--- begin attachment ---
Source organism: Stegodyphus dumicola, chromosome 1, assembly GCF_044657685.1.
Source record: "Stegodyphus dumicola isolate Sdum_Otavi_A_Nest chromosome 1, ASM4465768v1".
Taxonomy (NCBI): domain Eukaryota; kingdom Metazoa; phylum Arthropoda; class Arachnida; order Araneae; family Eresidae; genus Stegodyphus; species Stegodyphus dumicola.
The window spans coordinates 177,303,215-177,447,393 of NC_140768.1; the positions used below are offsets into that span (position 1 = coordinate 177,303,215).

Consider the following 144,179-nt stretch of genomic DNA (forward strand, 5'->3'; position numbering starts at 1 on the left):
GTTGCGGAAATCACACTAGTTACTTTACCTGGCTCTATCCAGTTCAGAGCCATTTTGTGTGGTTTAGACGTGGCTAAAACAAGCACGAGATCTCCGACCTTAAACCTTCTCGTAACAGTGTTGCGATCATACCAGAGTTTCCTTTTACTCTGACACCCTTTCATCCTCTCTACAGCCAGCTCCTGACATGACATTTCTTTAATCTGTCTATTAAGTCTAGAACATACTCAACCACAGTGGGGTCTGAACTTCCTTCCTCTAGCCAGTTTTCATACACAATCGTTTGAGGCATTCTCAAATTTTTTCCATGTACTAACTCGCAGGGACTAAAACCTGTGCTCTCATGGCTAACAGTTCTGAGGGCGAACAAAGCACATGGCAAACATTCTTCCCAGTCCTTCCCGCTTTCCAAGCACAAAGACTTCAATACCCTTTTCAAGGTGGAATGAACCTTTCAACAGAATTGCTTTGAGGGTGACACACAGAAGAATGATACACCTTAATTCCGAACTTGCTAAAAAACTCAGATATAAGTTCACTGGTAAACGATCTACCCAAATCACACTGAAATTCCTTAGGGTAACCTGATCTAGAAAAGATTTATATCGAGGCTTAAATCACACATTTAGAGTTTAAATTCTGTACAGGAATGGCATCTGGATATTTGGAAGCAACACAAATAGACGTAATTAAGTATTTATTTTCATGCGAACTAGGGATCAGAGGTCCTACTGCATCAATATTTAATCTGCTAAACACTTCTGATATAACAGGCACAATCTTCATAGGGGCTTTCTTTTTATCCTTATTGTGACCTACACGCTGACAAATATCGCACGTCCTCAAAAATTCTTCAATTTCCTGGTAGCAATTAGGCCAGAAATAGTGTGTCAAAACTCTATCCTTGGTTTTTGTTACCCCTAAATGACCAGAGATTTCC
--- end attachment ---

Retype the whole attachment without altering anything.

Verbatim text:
Source organism: Stegodyphus dumicola, chromosome 1, assembly GCF_044657685.1.
Source record: "Stegodyphus dumicola isolate Sdum_Otavi_A_Nest chromosome 1, ASM4465768v1".
Taxonomy (NCBI): domain Eukaryota; kingdom Metazoa; phylum Arthropoda; class Arachnida; order Araneae; family Eresidae; genus Stegodyphus; species Stegodyphus dumicola.
The window spans coordinates 177,303,215-177,447,393 of NC_140768.1; the positions used below are offsets into that span (position 1 = coordinate 177,303,215).

Consider the following 144,179-nt stretch of genomic DNA (forward strand, 5'->3'; position numbering starts at 1 on the left):
GTTGCGGAAATCACACTAGTTACTTTACCTGGCTCTATCCAGTTCAGAGCCATTTTGTGTGGTTTAGACGTGGCTAAAACAAGCACGAGATCTCCGACCTTAAACCTTCTCGTAACAGTGTTGCGATCATACCAGAGTTTCCTTTTACTCTGACACCCTTTCATCCTCTCTACAGCCAGCTCCTGACATGACATTTCTTTAATCTGTCTATTAAGTCTAGAACATACTCAACCACAGTGGGGTCTGAACTTCCTTCCTCTAGCCAGTTTTCATACACAATCGTTTGAGGCATTCTCAAATTTTTTCCATGTACTAACTCGCAGGGACTAAAACCTGTGCTCTCATGGCTAACAGTTCTGAGGGCGAACAAAGCACATGGCAAACATTCTTCCCAGTCCTTCCCGCTTTCCAAGCACAAAGACTTCAATACCCTTTTCAAGGTGGAATGAACCTTTCAACAGAATTGCTTTGAGGGTGACACACAGAAGAATGATACACCTTAATTCCGAACTTGCTAAAAAACTCAGATATAAGTTCACTGGTAAACGATCTACCCAAATCACACTGAAATTCCTTAGGGTAACCTGATCTAGAAAAGATTTATATCGAGGCTTAAATCACACATTTAGAGTTTAAATTCTGTACAGGAATGGCATCTGGATATTTGGAAGCAACACAAATAGACGTAATTAAGTATTTATTTTCATGCGAACTAGGGATCAGAGGTCCTACTGCATCAATATTTAATCTGCTAAACACTTCTGATATAACAGGCACAATCTTCATAGGGGCTTTCTTTTTATCCTTATTGTGACCTACACGCTGACAAATATCGCACGTCCTCAAAAATTCTTCAATTTCCTGGTAGCAATTAGGCCAGAAATAGTGTGTCAAAACTCTATCCTTGGTTTTTGTTACCCCTAAATGACCAGAGATTTCC